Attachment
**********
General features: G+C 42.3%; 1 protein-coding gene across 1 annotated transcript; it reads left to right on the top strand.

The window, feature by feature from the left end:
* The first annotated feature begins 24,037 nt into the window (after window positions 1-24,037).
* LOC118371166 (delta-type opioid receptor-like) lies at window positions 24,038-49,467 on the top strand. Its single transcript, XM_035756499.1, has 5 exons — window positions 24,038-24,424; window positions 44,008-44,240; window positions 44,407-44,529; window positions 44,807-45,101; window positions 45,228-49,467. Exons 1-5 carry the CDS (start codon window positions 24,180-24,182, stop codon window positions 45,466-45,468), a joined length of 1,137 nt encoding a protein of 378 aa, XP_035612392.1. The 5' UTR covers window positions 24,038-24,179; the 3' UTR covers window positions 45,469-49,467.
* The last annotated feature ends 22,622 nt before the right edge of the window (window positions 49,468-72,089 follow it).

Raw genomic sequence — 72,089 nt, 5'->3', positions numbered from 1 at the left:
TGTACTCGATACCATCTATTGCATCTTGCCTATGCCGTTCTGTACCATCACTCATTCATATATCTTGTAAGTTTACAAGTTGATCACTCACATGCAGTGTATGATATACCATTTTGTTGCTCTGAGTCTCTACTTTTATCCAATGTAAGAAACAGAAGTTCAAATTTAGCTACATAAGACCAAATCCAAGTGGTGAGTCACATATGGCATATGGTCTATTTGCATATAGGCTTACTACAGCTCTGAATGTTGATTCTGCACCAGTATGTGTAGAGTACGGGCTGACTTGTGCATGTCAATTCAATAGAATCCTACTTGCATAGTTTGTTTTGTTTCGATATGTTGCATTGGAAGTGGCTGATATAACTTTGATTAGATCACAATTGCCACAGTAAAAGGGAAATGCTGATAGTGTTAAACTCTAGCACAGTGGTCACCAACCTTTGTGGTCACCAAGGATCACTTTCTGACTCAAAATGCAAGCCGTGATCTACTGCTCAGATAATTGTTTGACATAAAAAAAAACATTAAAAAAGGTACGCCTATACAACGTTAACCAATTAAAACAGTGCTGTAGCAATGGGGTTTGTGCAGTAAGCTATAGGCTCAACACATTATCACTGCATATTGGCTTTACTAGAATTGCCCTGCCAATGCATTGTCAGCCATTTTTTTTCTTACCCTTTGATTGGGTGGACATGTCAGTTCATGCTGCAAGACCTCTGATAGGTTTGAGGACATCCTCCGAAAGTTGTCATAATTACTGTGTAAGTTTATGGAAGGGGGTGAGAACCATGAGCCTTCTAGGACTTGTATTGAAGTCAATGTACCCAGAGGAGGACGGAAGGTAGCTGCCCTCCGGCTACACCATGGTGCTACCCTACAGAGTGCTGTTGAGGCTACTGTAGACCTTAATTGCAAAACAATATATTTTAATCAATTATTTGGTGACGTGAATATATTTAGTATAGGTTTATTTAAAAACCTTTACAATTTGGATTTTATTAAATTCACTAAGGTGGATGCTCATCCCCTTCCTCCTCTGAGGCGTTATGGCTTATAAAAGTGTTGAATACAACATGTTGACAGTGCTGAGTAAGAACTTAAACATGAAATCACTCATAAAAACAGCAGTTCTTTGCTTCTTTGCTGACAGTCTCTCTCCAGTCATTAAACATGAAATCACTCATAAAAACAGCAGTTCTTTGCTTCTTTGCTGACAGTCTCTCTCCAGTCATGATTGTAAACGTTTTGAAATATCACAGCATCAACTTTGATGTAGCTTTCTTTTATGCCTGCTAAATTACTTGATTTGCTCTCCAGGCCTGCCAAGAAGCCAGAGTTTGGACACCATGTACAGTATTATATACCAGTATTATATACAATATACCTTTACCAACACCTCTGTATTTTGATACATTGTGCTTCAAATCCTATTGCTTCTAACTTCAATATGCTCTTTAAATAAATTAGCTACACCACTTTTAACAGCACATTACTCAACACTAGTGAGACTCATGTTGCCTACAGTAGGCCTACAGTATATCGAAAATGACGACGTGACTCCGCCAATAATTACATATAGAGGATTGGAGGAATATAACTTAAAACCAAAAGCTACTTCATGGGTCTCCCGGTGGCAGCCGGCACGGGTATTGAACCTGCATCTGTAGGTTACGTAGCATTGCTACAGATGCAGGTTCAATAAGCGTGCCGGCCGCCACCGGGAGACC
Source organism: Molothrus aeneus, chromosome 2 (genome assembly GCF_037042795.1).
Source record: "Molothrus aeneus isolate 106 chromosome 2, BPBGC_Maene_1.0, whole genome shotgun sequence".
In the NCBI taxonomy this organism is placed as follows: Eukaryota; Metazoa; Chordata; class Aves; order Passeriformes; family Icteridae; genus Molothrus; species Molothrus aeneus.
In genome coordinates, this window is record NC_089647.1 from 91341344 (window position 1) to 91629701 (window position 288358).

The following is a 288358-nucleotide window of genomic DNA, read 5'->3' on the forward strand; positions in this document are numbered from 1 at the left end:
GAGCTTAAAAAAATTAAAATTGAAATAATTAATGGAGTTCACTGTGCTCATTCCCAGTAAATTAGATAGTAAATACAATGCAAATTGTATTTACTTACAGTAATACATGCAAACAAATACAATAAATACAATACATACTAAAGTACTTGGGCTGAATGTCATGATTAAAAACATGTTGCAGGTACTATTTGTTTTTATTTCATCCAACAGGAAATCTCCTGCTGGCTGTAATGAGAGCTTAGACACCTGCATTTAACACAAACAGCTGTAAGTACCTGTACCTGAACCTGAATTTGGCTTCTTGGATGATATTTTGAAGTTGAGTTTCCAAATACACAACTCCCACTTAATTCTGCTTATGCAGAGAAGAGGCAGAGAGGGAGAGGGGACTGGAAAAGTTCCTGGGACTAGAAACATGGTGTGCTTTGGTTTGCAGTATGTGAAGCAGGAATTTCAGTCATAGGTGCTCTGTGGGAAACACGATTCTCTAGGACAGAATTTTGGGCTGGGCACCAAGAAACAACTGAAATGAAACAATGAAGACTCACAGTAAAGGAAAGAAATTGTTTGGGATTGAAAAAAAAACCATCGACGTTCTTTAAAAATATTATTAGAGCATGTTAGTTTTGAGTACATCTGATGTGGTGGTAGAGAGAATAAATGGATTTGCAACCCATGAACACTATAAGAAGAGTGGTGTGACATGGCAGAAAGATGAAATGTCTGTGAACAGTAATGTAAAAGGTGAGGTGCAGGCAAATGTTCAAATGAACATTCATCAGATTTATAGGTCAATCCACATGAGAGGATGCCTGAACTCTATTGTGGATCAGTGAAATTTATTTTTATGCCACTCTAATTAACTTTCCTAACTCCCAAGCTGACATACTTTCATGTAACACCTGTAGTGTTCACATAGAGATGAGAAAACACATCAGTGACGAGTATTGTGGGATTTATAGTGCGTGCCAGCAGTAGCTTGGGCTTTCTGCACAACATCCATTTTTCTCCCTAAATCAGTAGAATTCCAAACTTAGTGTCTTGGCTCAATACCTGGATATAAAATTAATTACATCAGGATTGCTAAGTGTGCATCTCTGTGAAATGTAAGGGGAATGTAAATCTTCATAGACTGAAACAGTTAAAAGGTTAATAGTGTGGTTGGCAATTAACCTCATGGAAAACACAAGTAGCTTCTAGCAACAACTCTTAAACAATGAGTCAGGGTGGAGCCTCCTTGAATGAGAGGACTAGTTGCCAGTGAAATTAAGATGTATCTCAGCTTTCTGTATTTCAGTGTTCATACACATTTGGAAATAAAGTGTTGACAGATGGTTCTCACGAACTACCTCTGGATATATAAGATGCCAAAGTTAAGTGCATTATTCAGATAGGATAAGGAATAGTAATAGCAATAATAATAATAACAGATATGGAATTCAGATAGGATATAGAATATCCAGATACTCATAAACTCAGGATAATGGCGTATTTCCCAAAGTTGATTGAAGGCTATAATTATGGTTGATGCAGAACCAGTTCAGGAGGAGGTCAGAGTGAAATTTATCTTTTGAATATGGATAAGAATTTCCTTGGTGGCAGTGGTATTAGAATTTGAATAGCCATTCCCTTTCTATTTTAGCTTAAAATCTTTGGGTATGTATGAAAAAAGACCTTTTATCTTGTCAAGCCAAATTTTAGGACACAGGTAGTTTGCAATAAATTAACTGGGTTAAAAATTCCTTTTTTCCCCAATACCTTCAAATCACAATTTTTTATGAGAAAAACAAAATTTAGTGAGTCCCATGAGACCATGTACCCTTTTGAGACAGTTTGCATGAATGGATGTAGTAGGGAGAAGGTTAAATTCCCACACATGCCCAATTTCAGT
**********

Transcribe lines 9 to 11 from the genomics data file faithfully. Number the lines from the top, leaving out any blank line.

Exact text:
Source record: "Molothrus aeneus isolate 106 chromosome 2, BPBGC_Maene_1.0, whole genome shotgun sequence".
In the NCBI taxonomy this organism is placed as follows: Eukaryota; Metazoa; Chordata; class Aves; order Passeriformes; family Icteridae; genus Molothrus; species Molothrus aeneus.
In genome coordinates, this window is record NC_089647.1 from 91341344 (window position 1) to 91629701 (window position 288358).